Jim Boykin sweetened the Ninja training deal by throwing in his incredible array of SEO tools. These tools provide you an amazing amount of SEO and link information on your site and your competitors. The tools save you a lot of time from pulling the data manually and free you up to make better marketing decisions.

In addition to the video interviews with Jim Gilbert, Bill Slawski, and myself, Jim Boykin gathered an A-list of search marketers including such notables as Aaron Wall (SEOBook), Andy Beal (Marketing Pilgrim), Cameron Olthuis, Neil Patel (ACS), Jeremy Schoemaker (ShoeMoney), Jill Whalen (HighRankings), Jim Boykin (We Build Pages), Lee Odden (TopRank), Todd Malicoat (Stuntdubl), and others!

The price for the training package is $2995. That is a chunk of change, but when you consider what you get, the price is reasonable, especially since many of the experts on the tape charge $300-$600 an hour for consulting. When you join Internet Marketing Ninjas, you get access to the private SEO tools, plus over 15 hours of “tell-all” videos by some of the sharpest people in the industry. Get the details on Internet Ninja SEO Training here.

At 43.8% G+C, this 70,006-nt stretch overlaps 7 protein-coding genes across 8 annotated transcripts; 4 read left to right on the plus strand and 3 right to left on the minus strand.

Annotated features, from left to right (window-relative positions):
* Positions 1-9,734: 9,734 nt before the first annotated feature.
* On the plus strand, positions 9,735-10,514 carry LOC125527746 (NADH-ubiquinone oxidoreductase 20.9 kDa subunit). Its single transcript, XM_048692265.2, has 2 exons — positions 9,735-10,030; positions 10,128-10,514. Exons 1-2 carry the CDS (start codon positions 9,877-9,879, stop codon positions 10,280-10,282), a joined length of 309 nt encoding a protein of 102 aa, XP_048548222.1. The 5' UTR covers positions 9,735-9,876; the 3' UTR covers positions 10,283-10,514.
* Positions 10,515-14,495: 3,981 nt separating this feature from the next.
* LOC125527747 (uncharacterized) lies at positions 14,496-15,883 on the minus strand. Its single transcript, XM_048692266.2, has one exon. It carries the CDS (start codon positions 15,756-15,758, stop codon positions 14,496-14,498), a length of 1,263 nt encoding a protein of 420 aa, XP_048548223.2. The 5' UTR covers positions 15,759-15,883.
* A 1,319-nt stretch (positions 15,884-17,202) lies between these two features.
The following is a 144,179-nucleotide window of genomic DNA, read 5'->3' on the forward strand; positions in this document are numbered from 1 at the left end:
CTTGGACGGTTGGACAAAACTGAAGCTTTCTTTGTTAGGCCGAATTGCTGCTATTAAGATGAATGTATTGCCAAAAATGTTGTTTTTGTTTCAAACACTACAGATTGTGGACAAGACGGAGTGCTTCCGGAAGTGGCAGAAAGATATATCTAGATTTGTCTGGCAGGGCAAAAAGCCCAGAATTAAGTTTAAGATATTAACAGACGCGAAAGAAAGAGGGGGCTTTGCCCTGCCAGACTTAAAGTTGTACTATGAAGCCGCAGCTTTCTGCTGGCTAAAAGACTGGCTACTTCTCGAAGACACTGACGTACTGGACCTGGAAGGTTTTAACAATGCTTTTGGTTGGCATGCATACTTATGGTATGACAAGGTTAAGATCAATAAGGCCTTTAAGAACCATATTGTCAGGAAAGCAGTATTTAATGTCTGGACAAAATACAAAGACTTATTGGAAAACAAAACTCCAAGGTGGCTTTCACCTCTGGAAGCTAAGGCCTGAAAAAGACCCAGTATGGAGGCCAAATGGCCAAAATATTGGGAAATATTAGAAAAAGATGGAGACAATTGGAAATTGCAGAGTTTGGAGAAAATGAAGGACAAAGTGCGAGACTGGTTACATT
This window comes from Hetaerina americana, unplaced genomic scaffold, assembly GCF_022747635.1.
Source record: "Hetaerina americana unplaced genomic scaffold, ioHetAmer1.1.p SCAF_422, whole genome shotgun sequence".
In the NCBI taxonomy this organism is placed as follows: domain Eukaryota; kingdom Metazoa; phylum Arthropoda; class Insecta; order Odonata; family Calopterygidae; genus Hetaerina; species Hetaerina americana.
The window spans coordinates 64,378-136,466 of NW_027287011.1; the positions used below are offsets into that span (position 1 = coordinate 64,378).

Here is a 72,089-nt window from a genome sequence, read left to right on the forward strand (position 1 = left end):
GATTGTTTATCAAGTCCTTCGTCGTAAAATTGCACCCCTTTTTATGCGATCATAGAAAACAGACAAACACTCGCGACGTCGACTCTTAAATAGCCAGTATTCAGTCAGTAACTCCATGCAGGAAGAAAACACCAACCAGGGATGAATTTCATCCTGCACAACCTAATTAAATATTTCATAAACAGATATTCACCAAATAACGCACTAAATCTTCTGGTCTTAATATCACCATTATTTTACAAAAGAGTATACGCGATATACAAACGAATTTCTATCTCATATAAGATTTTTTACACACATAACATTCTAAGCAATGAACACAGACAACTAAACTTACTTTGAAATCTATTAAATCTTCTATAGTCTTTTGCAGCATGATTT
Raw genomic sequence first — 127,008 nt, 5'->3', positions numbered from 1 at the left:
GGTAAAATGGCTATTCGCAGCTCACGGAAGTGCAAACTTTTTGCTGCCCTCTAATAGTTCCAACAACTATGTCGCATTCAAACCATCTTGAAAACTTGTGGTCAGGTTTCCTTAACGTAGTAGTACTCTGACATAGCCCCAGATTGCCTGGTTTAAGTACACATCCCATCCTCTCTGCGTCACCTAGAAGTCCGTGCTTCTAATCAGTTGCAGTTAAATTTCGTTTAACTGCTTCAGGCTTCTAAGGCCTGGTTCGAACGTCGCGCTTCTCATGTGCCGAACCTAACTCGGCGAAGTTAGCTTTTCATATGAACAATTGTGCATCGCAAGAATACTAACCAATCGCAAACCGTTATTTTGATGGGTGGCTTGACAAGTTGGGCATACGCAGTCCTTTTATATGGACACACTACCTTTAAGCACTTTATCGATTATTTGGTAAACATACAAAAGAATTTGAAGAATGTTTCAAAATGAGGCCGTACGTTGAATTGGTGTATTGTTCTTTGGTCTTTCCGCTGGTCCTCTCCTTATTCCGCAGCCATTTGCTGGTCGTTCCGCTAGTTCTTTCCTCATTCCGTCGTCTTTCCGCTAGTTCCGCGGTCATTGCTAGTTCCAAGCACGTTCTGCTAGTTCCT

Congratulations to Bill Slawski for Best Search Engine Research Blog of 2007!

By Christine Churchill

Search Engine Blog AwardI am honored to announce that SEO By The Sea was named Best Search Engine Research Blog of 2007 by Search Engine Journal. KeyRelevance’s own Director of Internet Marketing, Bill Slawski, is the man behind the blog.

Search Engine Journal announced the results of the contest today and described the blog in this way:

“Bill Slawski’s endless research on search engine patent filings has unearthed some intriguing plans by all of the search companies and brought reason to projects like Google Universal, Personalized Search or Yahoo Paid Inclusion.

Instead of being reactive to the changes in search, Bill’s patent filing coverage helps us become more proactive, analyzing the trends which may happen, and preparing for them. Thank you Bill for all of your hard work, and to all of the nominees in this category.”

Congratulations Bill. We know you’ve earned it.